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The coronavirus is just that, a virus; it has no brain, and it doesn’t plan a strategy | Letters
Here’s what readers are saying in Friday’s letters to the editor.
This electron microscope image made available by the Centers for Disease Control and Prevention shows SARS-CoV-2 virus particles, which cause COVID-19. The coronavirus mutant that just became dominant in the United States as of May is a member of the omicron family. And no, it doesn't plan to how to evolve. It just does.
This electron microscope image made available by the Centers for Disease Control and Prevention shows SARS-CoV-2 virus particles, which cause COVID-19. The coronavirus mutant that just became dominant in the United States as of May is a member of the omicron family. And no, it doesn't plan to how to evolve. It just does. [ HANNAH A. BULLOCK, AZAIBI TAMIN | AP ]
Published Jun. 3

Viruses don’t think

Why new COVID-19 variants are driving a surprise surge | June 2

I cringe when I see articles that explain some evolutionary event as though the entity is somehow planning consciously to evolve for a particular reason. Evolution and natural selection do not work that way. Organisms do not plan their evolution. Organisms from viruses to people undergo random small mutations over time as they reproduce. That is true for viruses and animals. Most of these mutations make little or no effect on the organism or its descendants but sometimes major changes occur that are helpful for survival, and those descendants are more likely to survive and reproduce. For microscopic organisms, such as viruses the time frame is weeks or months. There is no planning. Evolution is random, and natural selection is the mechanism that lets one mutation prosper while others die out.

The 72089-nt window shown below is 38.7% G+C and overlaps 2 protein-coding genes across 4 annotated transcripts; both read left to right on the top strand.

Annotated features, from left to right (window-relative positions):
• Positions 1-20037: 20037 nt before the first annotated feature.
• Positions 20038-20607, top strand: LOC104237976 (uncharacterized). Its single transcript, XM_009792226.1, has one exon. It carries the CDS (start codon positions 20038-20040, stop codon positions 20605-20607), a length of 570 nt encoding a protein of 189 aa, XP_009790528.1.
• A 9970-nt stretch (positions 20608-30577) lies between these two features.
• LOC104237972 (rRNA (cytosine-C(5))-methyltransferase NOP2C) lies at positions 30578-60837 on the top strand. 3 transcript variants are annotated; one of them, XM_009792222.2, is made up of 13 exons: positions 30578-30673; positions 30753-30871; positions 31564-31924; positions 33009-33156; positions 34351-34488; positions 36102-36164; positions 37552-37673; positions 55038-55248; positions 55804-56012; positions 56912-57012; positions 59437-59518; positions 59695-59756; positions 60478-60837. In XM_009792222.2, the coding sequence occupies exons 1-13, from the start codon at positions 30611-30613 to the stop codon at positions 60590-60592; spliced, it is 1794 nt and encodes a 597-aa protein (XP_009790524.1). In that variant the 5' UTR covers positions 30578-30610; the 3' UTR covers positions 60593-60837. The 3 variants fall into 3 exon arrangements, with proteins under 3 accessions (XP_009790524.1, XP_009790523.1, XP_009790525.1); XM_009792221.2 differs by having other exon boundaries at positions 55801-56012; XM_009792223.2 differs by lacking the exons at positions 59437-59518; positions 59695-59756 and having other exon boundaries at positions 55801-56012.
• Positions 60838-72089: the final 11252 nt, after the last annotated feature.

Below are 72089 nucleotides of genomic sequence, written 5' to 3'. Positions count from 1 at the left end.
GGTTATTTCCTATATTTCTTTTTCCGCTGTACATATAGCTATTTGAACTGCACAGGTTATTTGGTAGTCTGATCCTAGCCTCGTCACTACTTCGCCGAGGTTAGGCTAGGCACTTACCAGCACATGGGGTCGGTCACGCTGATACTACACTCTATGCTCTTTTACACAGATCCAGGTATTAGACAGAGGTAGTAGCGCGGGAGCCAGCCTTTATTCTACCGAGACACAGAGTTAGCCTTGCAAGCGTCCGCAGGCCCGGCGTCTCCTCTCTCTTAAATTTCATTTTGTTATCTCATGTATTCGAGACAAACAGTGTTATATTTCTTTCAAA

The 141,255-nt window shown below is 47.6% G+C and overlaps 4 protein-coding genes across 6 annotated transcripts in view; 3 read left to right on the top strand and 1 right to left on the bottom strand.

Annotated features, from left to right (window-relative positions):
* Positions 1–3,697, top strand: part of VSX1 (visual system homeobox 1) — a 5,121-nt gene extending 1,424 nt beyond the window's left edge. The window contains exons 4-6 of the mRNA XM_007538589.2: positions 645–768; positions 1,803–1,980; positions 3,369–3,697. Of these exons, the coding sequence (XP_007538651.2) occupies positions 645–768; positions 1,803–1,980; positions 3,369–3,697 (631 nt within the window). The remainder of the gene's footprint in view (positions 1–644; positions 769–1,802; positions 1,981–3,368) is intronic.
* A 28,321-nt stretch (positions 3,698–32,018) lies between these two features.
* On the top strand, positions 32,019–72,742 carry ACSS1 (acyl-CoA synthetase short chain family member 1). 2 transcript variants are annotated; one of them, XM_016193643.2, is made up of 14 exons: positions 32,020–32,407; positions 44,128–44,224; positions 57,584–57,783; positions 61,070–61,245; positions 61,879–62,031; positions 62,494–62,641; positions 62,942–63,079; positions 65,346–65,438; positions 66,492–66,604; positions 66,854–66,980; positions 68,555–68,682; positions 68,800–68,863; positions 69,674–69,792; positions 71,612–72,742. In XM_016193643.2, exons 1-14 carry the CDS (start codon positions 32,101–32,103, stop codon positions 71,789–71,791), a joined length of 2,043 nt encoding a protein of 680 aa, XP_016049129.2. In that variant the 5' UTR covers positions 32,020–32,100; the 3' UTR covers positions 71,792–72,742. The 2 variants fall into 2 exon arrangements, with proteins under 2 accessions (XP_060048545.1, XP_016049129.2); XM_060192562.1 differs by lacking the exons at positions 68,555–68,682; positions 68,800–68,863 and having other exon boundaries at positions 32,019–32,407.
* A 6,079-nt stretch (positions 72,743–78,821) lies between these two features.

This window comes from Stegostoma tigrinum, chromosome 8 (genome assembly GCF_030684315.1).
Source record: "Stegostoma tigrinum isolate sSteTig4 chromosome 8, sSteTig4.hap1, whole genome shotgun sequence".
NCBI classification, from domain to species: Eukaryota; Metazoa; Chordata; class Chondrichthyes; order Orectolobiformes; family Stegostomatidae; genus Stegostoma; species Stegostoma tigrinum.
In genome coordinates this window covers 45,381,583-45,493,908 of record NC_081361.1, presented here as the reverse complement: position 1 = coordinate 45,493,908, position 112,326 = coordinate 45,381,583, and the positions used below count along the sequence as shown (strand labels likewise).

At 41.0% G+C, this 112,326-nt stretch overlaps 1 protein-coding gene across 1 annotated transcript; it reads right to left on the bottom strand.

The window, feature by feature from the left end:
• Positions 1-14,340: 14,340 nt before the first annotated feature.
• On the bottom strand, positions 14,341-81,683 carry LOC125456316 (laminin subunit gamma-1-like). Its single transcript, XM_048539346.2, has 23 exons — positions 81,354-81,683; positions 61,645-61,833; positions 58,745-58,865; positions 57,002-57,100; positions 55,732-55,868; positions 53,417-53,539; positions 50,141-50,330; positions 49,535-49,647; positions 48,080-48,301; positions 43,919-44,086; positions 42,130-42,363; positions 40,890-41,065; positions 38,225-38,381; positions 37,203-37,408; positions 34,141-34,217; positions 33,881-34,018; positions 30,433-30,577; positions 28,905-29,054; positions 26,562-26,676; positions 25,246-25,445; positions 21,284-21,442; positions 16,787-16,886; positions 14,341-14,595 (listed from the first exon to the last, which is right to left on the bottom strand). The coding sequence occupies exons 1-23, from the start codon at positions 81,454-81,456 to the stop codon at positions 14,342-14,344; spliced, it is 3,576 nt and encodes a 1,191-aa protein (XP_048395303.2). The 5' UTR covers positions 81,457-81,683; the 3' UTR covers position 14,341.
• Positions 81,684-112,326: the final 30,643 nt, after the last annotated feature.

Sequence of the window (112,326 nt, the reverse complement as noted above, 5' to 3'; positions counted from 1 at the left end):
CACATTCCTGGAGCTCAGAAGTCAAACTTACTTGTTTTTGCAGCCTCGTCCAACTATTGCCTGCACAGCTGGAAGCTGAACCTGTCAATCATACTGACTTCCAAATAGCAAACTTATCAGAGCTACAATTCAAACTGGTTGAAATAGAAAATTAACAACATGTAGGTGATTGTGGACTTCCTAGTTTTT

Ian MacFarlane, St. Petersburg

Law-biding, until he wasn’t

Texas town buries children | May 31

Until he killed his first 10-year-old last week, the shooter was a law-abiding citizen when he bought his assault rifles. We have multiple mass shootings every week while in the United Kingdom, which has serious gun control, there are none. This should not be a partisan issue.

Scott Cochran, Tampa

The right to live

Americans have other rights, too. Among them: life and liberty | Letter, June 1

Yes, all citizens have the right to bear arms. But all citizens have the right to expect our government will also keep us safe. We should not vote for anyone who does not take action for significant change. We need a better process for obtaining authorization to own weapons. We need to limit the availability of assault style weapons and products. There is another gun show this weekend, and it makes me worry. I’m not against owning a gun. I just wish that having enough money was not the only criterion for getting one.

Steven Em, Palm Harbor

Better elsewhere

Valedictorians and salutatorians

The Tampa Bay Times has been publishing names and photos of the top two students in the high school graduation classes in surrounding counties. In the last class I checked, 75% of the top two students were female. I don’t have an exact count of the previous classes, but I suspect that the ratios were similar. I think it is highly unlikely that these intelligent young women will be interested in living someplace that is ruled by a Taliban-like theocracy that seems to be taking over in many of our states.

Joe Crites, Clearwater

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